White Supremacy and the Obama Legacy

We Were Eight Years in Power: An American Tragedy

By Ta-Nehisi Coates

One World (2017)

Book Review

This remarkable book is a collection of essays about white privilege, Obama’s inability to live up to his campaign promises, and the role of his presidency in setting the stage for Donald Trump.

Coates’ approach to the topic of white privilege is largely historical. He traces the brutal reversal of Reconstruction reforms and re-institution of de facto slavery with Jim Crow laws; the Great Migration north of 6 million African Americans during the early 20th century; the deliberate exclusion of African Americans from New Deal programs such as Social Security, Aid to Families with Dependent Children and FHA (Federal Housing Administration) mortgage insurance; as well as the War on Drugs and mass incarceration of African Americans.

Coates has the best definition of white supremacy I have seen anywhere. In his words, white privilege is “banditry.”

“To be black in America is to be plundered. To be white is to execute and benefit from it.”

Coates gives numerous examples to justify this view: the exclusion of African Americans from wealth creation programs such as FHA and VA (Veterans Administration) mortgage loans, long time job discrimination and wage suppression, the recurrent decimation of prosperous Black communities via white race riots, predatory owner “contract” financing of home purchases, and predatory targeting of Blacks for subprime mortgagae they can’t repay.

My favorite essay is the one advocating for African American reparations, based on the argument that systematic exploitation of Blacks didn’t end with slavery but continues to the present day. As a precedent Coates cites the $7 billion (in today’s dollars) West Germany paid Israel in 1953 in compensation for Germany’s genocidal treatment of European Jews during World War II.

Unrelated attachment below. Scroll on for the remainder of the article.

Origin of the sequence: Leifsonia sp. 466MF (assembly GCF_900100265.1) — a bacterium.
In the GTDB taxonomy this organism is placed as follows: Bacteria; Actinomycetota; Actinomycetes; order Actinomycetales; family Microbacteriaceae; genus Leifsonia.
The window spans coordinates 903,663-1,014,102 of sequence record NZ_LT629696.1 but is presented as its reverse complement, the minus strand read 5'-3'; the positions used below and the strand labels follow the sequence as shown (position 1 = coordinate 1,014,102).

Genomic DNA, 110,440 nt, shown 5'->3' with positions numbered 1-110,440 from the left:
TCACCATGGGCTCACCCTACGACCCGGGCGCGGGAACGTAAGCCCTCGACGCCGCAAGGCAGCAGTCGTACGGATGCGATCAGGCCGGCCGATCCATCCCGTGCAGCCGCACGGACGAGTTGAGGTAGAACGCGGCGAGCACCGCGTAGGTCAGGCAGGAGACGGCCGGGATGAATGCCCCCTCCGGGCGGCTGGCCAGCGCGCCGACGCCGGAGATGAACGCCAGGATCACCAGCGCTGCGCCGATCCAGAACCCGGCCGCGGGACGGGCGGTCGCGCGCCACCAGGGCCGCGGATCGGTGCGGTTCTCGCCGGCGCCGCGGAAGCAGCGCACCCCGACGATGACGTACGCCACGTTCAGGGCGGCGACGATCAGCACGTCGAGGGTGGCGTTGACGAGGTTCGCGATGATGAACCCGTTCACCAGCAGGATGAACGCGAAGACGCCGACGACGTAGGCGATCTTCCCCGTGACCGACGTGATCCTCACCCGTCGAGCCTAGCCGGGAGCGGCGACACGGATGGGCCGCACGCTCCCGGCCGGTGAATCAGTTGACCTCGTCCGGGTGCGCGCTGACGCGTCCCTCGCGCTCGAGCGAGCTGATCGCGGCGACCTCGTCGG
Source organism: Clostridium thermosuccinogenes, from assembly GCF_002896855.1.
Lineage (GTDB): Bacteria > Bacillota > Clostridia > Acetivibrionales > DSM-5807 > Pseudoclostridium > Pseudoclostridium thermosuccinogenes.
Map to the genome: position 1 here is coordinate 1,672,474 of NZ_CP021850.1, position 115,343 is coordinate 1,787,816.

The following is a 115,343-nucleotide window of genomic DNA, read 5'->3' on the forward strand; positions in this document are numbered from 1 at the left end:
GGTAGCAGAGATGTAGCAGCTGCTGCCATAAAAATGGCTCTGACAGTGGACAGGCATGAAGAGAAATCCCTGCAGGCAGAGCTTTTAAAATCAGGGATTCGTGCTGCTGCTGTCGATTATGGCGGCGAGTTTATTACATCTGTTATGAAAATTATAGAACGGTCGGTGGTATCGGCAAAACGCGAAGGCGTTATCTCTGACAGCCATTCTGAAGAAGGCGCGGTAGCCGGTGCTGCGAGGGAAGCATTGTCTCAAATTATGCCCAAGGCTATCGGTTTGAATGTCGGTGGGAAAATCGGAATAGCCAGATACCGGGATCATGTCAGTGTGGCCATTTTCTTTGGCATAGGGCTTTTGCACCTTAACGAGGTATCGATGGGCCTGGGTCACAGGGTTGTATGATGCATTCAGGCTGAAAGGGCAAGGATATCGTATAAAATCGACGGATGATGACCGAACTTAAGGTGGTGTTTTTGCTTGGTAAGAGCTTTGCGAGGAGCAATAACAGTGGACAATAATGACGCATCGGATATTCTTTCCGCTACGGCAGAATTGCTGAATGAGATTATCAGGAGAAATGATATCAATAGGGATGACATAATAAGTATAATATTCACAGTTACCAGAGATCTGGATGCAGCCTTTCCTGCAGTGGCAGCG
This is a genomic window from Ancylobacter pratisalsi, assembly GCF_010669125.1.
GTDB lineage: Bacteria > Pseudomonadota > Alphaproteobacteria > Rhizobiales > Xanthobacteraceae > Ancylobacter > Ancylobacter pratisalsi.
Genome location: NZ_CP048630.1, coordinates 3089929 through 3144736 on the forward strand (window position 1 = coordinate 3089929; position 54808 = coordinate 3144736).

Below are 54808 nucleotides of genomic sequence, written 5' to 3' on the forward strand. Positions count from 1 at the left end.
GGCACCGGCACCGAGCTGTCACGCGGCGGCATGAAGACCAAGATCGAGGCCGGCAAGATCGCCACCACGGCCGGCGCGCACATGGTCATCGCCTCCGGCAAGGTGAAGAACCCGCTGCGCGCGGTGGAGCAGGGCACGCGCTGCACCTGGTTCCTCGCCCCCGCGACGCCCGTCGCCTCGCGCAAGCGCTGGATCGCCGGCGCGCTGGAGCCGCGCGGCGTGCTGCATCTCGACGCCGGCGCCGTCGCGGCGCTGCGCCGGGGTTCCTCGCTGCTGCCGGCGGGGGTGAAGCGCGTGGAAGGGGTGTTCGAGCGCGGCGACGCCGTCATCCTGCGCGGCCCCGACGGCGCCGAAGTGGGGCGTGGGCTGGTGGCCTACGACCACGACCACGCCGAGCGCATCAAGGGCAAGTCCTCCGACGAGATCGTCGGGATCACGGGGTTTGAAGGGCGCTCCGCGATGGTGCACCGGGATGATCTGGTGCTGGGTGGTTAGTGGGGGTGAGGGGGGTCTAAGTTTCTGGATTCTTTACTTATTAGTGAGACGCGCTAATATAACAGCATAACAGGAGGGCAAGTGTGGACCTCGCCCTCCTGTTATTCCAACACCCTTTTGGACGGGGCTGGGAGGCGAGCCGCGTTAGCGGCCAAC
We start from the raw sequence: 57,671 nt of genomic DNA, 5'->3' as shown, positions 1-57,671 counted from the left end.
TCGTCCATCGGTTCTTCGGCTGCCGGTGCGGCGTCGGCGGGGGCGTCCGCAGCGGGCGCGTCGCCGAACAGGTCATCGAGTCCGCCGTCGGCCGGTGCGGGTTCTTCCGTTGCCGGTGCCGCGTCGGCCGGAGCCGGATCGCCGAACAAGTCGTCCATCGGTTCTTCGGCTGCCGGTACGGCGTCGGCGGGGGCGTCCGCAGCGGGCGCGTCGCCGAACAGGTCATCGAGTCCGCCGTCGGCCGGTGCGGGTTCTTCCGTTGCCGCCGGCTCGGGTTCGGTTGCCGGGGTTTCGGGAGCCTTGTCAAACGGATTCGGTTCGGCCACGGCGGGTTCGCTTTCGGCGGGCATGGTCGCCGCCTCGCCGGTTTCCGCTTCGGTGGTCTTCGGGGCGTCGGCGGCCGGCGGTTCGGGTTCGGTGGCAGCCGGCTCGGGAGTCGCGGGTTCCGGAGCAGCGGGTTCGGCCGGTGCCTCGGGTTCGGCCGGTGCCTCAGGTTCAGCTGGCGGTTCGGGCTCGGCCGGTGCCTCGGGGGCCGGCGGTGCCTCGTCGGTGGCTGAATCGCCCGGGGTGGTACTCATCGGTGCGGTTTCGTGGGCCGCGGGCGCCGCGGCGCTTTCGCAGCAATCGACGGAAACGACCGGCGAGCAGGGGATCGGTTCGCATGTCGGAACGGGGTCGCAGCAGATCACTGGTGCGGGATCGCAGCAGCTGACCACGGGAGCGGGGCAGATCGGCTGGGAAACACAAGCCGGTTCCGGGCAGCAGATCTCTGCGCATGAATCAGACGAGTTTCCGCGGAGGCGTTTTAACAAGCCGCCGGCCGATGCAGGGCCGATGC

White Like Me

White Like Me

Scott Morris (2013)

Film Review

White Like Me is a frank examination of white privilege featuring long time white civil rights activist Tim Wise. Contrary to popular misconception, the political disenfranchisement of people of color didn’t end with the Civil War or the 1960s civil rights movement. The majority of black people attend poorly funded, segregated inner city schools, face massive job discrimination and have much poorer health status. Thanks to these historic structural disadvantages, they also bear the brunt of the 2008 downturn and growing inequality.

Blaming the Victim

Many white conservatives use Obama’s election to the White House to shift the blame to the African American community for their miserable economic and social conditions. If a black man can achieve the highest office in the nation, they argue, it must mean that racism has ended. By extension, it must be their own fault if African Americans remain at the bottom of the heap.

They conveniently overlook the fact that Obama lost the white vote by a 57% to 43% landslide. In some southern states, he only garnered 10% of the vote.

Examples of White Privilege